Carl (2018) de­scribes down­sides of the taboo on racial sci­ence. One is that it can in­crease peo­ple’s propen­sity to equate moral sta­tus with sci­en­tific at­tributes like in­tel­li­gence (and if some kind of in­con­tro­vert­ible proof of racial differ­ences were found, this would be very dan­ger­ous). Another is that the view of hu­man­ity as a ‘blank slate’ can in­spire to­tal­i­tar­ian efforts to re­make hu­man­ity, or other poli­cies which are more be­nign yet still waste­ful. A third down­side is that the taboo could in­terfere with use­ful med­i­cal treat­ments for peo­ple of differ­ent races.

I don’t see a good over­all ra­tio­nale for cen­sor­ing care­ful stud­ies of things like ‘hu­man bio­di­ver­sity,’ if the re­searchers re­ject xeno­pho­bic and na­tion­al­ist ideas and write things re­spon­si­bly. On the other hand, if some­one more ca­su­ally re­marks that mem­bers of an­other race are in­fe­rior at some­thing, that is harm­ful speech.

Stu­pefy­ing narratives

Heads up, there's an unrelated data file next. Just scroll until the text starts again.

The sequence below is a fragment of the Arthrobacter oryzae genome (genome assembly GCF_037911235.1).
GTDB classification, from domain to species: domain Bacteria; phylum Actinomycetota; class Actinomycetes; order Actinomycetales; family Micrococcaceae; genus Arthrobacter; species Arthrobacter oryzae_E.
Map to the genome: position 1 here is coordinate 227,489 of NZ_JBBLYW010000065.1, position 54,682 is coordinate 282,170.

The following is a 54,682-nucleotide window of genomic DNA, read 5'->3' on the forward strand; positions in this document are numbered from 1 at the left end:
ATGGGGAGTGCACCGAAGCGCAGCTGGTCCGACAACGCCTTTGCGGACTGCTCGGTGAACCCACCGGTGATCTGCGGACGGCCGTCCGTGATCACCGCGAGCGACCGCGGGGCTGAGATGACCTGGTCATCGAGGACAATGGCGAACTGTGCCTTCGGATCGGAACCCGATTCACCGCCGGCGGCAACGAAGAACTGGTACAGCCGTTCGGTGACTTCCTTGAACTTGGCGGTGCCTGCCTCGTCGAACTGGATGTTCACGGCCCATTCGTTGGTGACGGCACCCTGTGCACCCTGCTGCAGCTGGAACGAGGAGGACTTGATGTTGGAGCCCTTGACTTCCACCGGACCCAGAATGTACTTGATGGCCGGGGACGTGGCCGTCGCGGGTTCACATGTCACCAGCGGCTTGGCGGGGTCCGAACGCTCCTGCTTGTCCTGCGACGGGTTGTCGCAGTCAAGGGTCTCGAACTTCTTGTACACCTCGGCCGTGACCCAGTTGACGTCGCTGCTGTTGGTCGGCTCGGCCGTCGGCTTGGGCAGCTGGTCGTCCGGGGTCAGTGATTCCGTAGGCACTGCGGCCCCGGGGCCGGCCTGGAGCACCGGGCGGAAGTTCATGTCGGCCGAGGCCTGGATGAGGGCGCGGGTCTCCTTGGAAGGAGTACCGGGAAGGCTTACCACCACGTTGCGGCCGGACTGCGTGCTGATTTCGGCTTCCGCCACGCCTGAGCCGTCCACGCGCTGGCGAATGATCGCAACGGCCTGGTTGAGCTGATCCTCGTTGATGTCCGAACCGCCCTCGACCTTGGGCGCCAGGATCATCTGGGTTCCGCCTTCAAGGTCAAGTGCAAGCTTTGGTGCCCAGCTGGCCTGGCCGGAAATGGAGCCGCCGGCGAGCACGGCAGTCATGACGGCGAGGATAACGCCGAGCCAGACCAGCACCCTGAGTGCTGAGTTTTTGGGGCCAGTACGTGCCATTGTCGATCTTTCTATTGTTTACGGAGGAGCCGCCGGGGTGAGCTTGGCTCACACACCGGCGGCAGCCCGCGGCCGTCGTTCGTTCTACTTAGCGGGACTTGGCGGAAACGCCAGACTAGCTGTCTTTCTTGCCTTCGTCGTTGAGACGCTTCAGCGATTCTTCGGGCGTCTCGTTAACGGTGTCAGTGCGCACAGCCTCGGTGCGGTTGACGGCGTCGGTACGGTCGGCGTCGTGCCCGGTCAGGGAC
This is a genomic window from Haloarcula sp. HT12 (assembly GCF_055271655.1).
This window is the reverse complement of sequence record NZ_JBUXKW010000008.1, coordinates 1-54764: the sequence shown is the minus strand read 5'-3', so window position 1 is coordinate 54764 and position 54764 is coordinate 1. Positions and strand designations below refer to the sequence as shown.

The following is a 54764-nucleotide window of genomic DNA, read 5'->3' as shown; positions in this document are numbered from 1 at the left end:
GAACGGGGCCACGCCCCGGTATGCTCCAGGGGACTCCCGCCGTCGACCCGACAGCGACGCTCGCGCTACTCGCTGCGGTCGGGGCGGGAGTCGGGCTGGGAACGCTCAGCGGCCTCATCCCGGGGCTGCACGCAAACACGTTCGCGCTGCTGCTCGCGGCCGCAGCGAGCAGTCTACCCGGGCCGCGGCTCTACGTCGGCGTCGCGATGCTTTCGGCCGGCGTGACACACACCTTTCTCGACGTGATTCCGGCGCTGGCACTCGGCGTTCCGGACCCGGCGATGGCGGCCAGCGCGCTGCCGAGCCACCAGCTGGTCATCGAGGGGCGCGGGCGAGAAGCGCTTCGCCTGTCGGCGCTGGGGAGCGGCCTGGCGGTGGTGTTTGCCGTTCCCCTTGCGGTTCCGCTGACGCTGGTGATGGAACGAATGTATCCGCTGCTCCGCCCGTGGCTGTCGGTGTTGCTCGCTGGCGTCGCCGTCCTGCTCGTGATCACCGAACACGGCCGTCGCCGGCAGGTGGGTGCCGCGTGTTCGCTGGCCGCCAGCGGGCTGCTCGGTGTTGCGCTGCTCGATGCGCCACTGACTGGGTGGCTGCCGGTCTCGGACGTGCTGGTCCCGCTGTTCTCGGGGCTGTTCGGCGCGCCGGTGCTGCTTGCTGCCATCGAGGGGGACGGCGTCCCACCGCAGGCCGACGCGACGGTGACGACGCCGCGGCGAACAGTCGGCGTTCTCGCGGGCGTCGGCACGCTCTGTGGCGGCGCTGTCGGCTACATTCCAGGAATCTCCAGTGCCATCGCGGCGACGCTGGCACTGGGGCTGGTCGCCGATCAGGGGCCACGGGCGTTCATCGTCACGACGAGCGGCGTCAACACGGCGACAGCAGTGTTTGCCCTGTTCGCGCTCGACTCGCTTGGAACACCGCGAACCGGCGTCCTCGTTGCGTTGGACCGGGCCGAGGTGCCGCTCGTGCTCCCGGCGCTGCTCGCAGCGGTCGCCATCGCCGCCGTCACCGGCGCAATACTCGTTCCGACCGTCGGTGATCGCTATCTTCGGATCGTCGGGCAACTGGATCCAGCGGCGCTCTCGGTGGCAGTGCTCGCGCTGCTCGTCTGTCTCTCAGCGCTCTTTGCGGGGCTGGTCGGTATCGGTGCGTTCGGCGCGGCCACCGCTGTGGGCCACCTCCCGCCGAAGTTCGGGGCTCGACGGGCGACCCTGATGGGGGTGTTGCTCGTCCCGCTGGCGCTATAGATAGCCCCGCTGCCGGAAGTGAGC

One of the harms of anti-semitism is that it “makes peo­ple dys­func­tion­ally stupid, un­able to un­der­stand how the world ac­tu­ally works,” since they blame ev­ery­thing on a con­spir­acy. Sim­plis­tic ide­olo­gies which blame ev­ery­thing on un­sub­stan­ti­ated con­spir­a­cies by Jews, the main­stream me­dia, cap­i­tal­ists, Ukrainian par­li­a­men­tar­i­ans, etc could be con­sid­ered stu­pefy­ing nar­ra­tives that just dam­age peo­ple’s abil­ity to make sense of ma­jor is­sues.

There is a high risk of im­plicit cen­sor­ship here. For in­stance, it seems that the West’s very strong at­ti­tude of anti-anti-semitism has buried le­gi­t­i­mate crit­i­cisms of Is­rael and the pro-Is­rael lobby. Gen­er­ally speak­ing, it’s hard to sup­press ir­ra­tional at­tach­ment to stu­pefy­ing nar­ra­tives with­out stamp­ing them out en­tirely. We don’t want to make peo­ple ig­nore the in­fluence of cap­i­tal­ists, the main­stream me­dia, Ukrainian par­li­a­men­tar­i­ans, Ge­orge Soros, etc; we just want them to be less ir­ra­tionally fix­ated on them. It is difficult to see how speech polic­ing could be used effec­tively here, even if we ig­nore the ob­vi­ous prob­lem that cen­sor­ing stu­pefy­ing nar­ra­tives will only en­trench these peo­ple fur­ther in their con­spir­a­to­rial mind­set.

(Of course, vi­cious anti-semitism falls un­der the cat­e­gory of vi­cious racism, and is ac­cord­ingly very harm­ful.)